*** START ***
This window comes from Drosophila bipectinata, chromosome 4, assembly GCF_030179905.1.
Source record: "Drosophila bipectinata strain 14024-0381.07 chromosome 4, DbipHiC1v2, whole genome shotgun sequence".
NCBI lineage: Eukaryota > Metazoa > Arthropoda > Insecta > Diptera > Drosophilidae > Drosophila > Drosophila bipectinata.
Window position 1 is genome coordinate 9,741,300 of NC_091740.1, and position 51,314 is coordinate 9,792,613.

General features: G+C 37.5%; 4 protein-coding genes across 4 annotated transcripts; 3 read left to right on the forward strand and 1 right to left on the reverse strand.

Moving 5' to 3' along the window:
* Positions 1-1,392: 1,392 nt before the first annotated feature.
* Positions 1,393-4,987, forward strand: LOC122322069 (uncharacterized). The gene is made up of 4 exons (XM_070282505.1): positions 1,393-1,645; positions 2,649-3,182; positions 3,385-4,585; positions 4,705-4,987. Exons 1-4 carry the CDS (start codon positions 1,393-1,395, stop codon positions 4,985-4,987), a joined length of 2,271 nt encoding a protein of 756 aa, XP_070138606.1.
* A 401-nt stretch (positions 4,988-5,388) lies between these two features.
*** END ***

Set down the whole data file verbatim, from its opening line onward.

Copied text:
This window comes from Drosophila bipectinata, chromosome 4, assembly GCF_030179905.1.
Source record: "Drosophila bipectinata strain 14024-0381.07 chromosome 4, DbipHiC1v2, whole genome shotgun sequence".
NCBI lineage: Eukaryota > Metazoa > Arthropoda > Insecta > Diptera > Drosophilidae > Drosophila > Drosophila bipectinata.
Window position 1 is genome coordinate 9,741,300 of NC_091740.1, and position 51,314 is coordinate 9,792,613.

General features: G+C 37.5%; 4 protein-coding genes across 4 annotated transcripts; 3 read left to right on the forward strand and 1 right to left on the reverse strand.

Moving 5' to 3' along the window:
* Positions 1-1,392: 1,392 nt before the first annotated feature.
* Positions 1,393-4,987, forward strand: LOC122322069 (uncharacterized). The gene is made up of 4 exons (XM_070282505.1): positions 1,393-1,645; positions 2,649-3,182; positions 3,385-4,585; positions 4,705-4,987. Exons 1-4 carry the CDS (start codon positions 1,393-1,395, stop codon positions 4,985-4,987), a joined length of 2,271 nt encoding a protein of 756 aa, XP_070138606.1.
* A 401-nt stretch (positions 4,988-5,388) lies between these two features.